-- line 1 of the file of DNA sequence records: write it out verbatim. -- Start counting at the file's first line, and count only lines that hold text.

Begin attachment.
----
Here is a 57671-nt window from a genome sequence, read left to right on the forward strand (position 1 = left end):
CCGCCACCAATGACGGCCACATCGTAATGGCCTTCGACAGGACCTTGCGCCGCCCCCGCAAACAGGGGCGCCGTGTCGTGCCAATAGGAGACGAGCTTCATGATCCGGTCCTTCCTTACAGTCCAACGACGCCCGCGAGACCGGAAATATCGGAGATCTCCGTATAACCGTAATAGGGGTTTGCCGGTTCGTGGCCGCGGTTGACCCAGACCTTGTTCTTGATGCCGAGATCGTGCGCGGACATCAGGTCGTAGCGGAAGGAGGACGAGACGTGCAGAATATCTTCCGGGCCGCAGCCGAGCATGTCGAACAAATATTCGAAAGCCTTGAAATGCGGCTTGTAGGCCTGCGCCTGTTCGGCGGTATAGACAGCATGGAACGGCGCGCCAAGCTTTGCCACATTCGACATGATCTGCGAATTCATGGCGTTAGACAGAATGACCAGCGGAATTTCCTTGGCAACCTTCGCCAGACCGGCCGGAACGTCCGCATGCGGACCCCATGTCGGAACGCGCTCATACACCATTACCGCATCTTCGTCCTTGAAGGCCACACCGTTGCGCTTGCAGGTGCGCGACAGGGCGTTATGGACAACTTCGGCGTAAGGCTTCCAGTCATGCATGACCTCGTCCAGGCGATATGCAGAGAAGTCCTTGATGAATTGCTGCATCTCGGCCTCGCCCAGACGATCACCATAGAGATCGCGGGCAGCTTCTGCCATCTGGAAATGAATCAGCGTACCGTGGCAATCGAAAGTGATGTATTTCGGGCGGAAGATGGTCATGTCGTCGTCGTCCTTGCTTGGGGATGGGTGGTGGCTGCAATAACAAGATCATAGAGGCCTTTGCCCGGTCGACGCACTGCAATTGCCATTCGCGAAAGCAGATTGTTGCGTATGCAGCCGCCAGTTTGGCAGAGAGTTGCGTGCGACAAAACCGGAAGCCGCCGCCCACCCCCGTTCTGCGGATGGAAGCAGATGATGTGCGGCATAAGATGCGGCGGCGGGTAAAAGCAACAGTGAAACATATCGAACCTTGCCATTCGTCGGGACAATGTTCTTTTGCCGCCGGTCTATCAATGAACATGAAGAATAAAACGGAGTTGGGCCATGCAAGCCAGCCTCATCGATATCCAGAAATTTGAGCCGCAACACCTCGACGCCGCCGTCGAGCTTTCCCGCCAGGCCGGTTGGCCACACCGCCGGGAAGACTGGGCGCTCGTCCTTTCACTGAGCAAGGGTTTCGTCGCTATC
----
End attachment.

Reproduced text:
Here is a 57671-nt window from a genome sequence, read left to right on the forward strand (position 1 = left end):